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Misdiagnosis and missed diagnosis: Causes and differences

On Behalf of | Jun 18, 2021 | Medical Malpractice

Medical malpractice occurs in the U.S. at a rate of 225,000 patients annually, according to statistics, but some reports raise it to 400,000. Many studies rank medical errors third as a top cause of death in the United States behind cancer and heart disease. Two common types of medical malpractice in New Jersey include missed diagnosis and misdiagnosis, but the two differ.

Misdiagnosis vs. missed diagnosis

Reports show that missed diagnosis and misdiagnosis are the main reasons for many medical malpractice claims. A misdiagnosis means that a medical professional diagnosed a condition but not the right one.

A missed diagnosis, or delayed diagnosis, involves a doctor not diagnosing any condition after the patient presents symptoms. The doctor may not test at all or miss a group of symptoms during test procedures.

A wrong or late diagnosis can cause a delay in treatment or even incorrect treatment. By the time the real diagnosis gets discovered, it may be too late to treat it effectively.

Causes of misdiagnosis or missed diagnosis

A misdiagnosis may occur because many conditions closely resemble another, such as heart attacks, panic attacks and angina. Lab testing can also produce flawed results from faulty machines or human error if doctors misread the results.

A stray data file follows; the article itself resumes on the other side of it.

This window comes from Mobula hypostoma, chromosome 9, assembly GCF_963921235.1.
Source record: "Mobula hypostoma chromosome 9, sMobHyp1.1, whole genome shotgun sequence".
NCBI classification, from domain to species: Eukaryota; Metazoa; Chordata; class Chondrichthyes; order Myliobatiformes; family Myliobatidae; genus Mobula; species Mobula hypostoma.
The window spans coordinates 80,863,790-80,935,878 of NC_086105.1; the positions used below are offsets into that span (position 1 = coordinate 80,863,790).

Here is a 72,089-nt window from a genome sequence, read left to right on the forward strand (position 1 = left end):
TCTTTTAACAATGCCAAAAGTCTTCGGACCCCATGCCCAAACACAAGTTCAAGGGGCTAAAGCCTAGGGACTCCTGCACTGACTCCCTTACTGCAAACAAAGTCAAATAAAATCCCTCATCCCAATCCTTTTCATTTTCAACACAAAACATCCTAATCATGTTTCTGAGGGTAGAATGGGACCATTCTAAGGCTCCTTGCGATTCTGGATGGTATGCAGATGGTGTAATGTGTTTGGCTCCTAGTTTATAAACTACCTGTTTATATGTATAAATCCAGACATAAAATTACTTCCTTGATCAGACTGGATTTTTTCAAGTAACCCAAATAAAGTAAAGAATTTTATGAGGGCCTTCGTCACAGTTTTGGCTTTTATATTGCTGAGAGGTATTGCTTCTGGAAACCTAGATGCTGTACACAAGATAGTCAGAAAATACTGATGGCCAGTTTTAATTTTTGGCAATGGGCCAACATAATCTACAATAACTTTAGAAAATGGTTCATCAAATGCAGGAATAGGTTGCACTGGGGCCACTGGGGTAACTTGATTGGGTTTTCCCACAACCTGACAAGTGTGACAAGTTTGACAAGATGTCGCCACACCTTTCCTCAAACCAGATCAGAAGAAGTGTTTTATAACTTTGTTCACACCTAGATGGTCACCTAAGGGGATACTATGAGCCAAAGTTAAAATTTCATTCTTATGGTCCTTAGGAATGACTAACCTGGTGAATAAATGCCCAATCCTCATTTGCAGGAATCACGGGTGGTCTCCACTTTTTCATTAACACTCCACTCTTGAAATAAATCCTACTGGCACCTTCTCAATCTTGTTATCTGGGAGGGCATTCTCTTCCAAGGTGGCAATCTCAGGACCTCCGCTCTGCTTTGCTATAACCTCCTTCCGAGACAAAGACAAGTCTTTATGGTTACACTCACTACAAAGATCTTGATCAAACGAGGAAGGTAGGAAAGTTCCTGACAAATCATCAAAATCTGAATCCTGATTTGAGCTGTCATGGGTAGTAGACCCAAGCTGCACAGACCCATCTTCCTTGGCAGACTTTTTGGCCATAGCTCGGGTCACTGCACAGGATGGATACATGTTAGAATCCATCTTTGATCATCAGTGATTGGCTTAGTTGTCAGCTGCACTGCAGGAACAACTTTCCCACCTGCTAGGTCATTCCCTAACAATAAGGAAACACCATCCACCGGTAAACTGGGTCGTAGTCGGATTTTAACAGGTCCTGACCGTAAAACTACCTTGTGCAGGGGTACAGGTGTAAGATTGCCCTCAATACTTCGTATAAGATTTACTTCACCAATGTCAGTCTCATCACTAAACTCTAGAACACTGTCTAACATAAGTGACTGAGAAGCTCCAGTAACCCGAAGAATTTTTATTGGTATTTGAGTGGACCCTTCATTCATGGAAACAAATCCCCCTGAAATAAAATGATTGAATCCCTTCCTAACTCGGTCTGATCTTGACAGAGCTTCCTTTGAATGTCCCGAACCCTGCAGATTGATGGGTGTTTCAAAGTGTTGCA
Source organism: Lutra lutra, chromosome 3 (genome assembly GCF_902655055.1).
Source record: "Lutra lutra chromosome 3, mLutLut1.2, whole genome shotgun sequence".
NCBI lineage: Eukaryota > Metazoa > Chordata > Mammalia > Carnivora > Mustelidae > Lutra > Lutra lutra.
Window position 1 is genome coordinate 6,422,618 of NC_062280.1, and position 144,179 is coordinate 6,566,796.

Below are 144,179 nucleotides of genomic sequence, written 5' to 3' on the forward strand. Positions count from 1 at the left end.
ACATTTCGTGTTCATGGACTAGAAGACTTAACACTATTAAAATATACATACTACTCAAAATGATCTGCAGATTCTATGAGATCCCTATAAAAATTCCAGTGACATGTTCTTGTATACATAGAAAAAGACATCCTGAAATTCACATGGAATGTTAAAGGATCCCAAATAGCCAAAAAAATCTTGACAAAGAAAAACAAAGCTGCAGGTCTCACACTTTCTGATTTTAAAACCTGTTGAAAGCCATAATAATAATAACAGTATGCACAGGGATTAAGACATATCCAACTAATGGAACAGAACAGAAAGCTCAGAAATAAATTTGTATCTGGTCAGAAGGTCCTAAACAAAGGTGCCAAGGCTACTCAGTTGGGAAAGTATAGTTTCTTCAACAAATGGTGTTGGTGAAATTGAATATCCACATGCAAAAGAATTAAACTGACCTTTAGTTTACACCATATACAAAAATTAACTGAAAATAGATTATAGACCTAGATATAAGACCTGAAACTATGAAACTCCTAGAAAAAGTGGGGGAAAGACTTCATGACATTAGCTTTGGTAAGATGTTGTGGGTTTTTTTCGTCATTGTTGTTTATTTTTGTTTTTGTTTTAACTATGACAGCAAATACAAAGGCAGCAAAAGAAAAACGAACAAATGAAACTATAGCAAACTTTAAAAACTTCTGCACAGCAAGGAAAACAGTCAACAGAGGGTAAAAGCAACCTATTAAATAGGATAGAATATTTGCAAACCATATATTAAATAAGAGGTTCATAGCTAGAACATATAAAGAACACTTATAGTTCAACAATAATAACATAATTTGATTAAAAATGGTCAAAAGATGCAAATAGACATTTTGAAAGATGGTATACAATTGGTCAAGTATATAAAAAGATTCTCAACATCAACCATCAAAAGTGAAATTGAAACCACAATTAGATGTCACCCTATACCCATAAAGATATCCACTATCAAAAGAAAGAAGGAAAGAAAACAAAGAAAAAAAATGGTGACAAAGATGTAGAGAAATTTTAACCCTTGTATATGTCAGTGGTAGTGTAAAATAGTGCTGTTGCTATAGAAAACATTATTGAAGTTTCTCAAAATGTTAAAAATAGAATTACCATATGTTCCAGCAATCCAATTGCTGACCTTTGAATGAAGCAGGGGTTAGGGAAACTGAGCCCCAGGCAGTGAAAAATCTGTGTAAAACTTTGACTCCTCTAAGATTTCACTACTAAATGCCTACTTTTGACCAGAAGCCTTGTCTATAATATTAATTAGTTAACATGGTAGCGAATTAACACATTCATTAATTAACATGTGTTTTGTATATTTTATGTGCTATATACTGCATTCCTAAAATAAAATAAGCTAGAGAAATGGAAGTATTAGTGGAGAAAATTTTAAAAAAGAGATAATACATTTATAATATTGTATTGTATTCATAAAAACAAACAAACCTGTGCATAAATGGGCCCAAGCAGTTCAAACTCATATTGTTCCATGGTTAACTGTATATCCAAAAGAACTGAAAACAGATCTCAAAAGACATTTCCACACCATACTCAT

Doctors don’t always spend enough time with patients when they are busy, causing them to rush through exams. Emergency rooms also present an increased risk of misdiagnosis because of the hectic environment and stressed staff. Outpatient care commonly causes one in 20 cases of misdiagnosis, which may result from not having an established doctor-patient relationship.

A doctor’s personal bias against a race, gender or group of people often causes diagnostic failure. For example, a doctor may think that a young adult just wants to get drugs when they complain of headaches, causing the doctor to miss crucial signs of an illness.

Misdiagnosis can seriously harm patients. Not all medical errors are considered malpractice, but the doctor should still uphold a standard of care. If a patient thinks they have suffered from medical malpractice, they should meet with an attorney to discuss the case.